The Rise of the Poster
Printing techniques developed by Johann Gutenberg in the middle of the 15th Century made mass communication distribution possible, but it took a further development centuries later to turn the medium of the poster into the visually appealing art form that it is today. The invention of lithography towards the end of the 18th century made mass production of color posters of intricate design possible, and it was not long before artists began to experiment with the previously commercial form. Jules Cheret started producing color lithographs in 1866, reinventing the medium and finally giving artists sound examples of how these modern printing techniques could be artistically innovative and reach the masses at the same time. Soon similar posters incorporating bold colors and lively subjects started popping up all over Paris and eventually the rest of Europe. Their bold colors and unique designs were instantly recognized and many of these advertisements posted on the street quickly disappeared and found a new home in their rogue collectors’ flats.
Alphonse Mucha: Art Nouveau Innovator and Patriot
Along with Cheret, the name of Alphonse Mucha is most commonly associated with the 19th century birth of the artistic poster. Mucha is not only considered a remarkable printmaker but a stylistic innovator, helping greatly to create and define the Art Nouveau aesthetic. His Art Nouveau credentials are so sound that it is rumored his distinct lines and stylized hair heavily influenced Guimard’s world famous Metro entrances in Paris. This design is so remarkable that even the city of Chicago has a replica on display outdoors in the Loop.
Mucha was born in the middle of the 19th century in the kingdom of Bohemia. Moving to Paris in 1890, the artist designed posters for events and commercial retailers alike, creating dozens of images instantly recognizable to the public today. Among the artist’s most remarkable designs are the advertisements for JOB cigarette papers and his renderings of French starlet Sara Bernhardt. His Art Nouveau style captured rich textures and patterns, creating sumptuous yet effortless renderings of beautiful women in airy classical attire.
The artist was constantly changing and eventually abandoned his successful lithographs in favor of painting. Unlike Cheret’s attempt however, Mucha’s transition into this new medium was much more successful. While historians such as John Barnicoat attribute this fact to the failing eye sight and old age of Cheret, the fact remains that the paintings of Mucha are still talked about today. His most memorable collection of works, the Slav Epic, is comprised of 20 very large canvases tracking the mythical progression of the Slavic people. This series, which was left to the people of Prague upon the artist’s death, had experienced years of neglect and has only just recently been reframed and hung. These pieces had been rolled up and forgotten for decades but it seems moves are finally being made to ensure that they are properly displayed in Mucha’s much loved city.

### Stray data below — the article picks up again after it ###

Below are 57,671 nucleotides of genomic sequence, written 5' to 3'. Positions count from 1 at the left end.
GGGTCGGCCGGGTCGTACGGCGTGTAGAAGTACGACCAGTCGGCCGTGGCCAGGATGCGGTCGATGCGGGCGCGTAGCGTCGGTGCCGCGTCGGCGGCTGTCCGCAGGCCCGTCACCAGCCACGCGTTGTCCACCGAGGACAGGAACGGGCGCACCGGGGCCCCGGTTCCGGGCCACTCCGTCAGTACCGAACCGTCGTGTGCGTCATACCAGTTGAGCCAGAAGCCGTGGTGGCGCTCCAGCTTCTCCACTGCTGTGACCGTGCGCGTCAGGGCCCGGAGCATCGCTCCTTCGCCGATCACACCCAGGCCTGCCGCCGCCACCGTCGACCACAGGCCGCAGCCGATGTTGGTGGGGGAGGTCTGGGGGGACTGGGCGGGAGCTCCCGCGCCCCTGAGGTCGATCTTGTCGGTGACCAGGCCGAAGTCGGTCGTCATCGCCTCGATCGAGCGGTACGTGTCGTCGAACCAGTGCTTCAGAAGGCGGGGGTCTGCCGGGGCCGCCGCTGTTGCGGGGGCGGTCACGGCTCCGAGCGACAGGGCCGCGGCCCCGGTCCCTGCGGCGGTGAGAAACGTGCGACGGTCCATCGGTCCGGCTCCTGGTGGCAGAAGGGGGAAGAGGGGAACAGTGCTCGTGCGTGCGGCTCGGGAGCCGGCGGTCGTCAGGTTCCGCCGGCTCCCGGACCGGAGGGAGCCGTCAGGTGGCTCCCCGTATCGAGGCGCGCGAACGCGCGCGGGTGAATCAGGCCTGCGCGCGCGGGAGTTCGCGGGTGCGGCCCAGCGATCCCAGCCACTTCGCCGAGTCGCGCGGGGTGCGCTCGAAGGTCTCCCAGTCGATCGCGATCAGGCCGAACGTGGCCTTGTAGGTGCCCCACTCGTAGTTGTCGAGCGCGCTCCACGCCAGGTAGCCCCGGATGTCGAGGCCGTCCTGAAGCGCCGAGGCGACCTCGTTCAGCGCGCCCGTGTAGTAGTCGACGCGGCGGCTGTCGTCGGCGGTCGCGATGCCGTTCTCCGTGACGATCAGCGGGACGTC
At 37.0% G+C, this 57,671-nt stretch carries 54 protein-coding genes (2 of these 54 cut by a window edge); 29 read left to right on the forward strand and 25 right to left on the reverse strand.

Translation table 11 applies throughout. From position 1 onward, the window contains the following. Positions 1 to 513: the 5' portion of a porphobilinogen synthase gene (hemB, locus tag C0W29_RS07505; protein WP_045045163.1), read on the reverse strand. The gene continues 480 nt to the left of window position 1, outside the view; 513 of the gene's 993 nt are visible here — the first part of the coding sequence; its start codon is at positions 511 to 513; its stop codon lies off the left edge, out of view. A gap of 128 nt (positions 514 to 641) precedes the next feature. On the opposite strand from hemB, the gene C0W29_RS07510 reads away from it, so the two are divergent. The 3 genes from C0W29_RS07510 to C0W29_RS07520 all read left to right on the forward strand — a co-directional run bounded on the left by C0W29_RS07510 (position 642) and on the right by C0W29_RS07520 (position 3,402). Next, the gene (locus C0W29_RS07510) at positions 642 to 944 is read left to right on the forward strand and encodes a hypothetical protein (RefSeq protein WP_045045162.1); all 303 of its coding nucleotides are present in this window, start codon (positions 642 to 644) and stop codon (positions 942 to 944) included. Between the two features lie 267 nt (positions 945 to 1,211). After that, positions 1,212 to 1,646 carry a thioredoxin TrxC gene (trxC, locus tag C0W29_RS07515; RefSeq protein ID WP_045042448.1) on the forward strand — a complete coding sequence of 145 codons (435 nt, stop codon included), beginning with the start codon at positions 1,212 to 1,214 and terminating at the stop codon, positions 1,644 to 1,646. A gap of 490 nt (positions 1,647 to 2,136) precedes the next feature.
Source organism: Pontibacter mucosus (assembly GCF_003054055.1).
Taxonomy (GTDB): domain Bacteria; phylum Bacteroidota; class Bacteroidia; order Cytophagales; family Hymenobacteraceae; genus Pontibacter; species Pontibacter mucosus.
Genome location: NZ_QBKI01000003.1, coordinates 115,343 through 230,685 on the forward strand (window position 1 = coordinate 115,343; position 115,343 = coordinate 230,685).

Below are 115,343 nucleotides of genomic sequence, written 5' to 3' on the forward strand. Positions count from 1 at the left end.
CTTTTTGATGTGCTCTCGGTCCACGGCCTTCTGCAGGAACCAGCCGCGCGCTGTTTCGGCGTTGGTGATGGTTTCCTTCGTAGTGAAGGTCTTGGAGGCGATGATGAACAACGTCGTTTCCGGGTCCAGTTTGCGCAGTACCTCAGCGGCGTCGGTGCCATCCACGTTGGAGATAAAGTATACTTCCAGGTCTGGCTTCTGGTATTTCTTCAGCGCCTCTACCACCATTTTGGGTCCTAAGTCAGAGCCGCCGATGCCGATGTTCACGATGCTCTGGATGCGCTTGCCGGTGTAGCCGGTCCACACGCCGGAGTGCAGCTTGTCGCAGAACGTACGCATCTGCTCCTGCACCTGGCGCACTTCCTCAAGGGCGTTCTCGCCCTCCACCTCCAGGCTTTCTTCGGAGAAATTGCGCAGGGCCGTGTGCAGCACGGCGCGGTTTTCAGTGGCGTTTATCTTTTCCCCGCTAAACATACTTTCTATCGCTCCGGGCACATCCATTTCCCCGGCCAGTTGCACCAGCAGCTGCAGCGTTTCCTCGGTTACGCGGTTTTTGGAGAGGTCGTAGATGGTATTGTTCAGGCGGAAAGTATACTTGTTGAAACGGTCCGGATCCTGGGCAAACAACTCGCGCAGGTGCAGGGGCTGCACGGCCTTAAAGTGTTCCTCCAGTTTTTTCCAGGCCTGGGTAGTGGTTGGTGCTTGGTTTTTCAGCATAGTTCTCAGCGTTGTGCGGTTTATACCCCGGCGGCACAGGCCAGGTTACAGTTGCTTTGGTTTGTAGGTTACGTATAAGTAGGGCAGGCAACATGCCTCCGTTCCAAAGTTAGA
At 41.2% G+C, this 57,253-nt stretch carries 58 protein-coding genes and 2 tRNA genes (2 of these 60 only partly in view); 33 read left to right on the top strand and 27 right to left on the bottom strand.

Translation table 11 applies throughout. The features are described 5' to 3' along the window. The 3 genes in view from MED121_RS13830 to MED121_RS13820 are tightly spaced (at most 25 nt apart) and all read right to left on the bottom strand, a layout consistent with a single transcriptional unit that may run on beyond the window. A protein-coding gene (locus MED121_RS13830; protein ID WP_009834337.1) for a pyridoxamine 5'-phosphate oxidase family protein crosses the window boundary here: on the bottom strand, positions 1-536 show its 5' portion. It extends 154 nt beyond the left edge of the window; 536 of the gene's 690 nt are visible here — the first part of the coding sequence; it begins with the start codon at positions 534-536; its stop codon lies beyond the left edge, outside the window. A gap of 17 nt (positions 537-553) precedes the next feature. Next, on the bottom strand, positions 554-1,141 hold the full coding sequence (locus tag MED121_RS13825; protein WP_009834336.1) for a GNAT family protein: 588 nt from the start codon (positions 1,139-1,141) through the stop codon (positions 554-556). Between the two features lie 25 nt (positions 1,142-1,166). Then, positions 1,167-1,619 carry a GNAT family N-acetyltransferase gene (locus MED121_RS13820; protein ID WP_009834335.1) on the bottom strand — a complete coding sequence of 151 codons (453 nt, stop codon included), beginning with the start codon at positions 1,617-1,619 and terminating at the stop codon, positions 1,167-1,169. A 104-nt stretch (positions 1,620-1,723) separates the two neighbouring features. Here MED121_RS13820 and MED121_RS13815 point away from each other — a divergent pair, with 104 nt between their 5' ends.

Popularity of Mucha
Inexpensive reproductions of his most famous posters are found in nearly every neighborhood poster store, but the difference between the real thing and the reproduction is remarkable. Given the printing techniques used by the artist his original pieces are much more delicate and rely on subtle coloring that is sensitive to light and climate damage, making original works as rare as they are valuable. Mucha’s work is sought after by collectors, and even made an appearance on an episode of Antiques Roadshow a couple of years ago. Despite the great damage that had been done to the piece over the years the conservative appraisal was in the thousands of dollars, with a work in more pristine condition being explained as even more valuable still. The artist’s work now adorns the walls of the world’s most chic bars and coffee houses, proving that the rich yet composed images Mucha created will not be forgotten any time soon.
Mucha at MIR
MIR has a great deal of experience working with lithographs of nearly every origin and even has a few original Mucha and Cheret posters in their Michigan Avenue office. Stunning examples of various sizes, they are all in good condition and display the very best the artists had to offer. They are available for viewing by appointment and are complimented by the many other examples of Art Nouveau artwork in MIR’s possession including dinnerware, statuary and jewelry.
MIR Appraisal Services, Inc.
307 N. Michigan Avenue, Suite 308
Chicago, IL 60601
Rosenzweig, Alexis and Ian Willoughby. “Grandson of Alphonse Mucha hoping Slav Epic Will
Finally Find Permanent Home in Prague,” in Cesky Rozhlas, 2008.
Barnicoat, John. “Poster” on Oxford Art Online.
Barnicoat, John. A Concise History of Posters. New York: Harry N. Abrams, Inc., 1972.
Lavallee, Michele. “Mucha, Alphonse” on Oxford Art Online.
Lowry, Nicholas. “Alphonse Mucha ‘JOB’ Poster,” on Antiques Roadshow, 24 June 2006.
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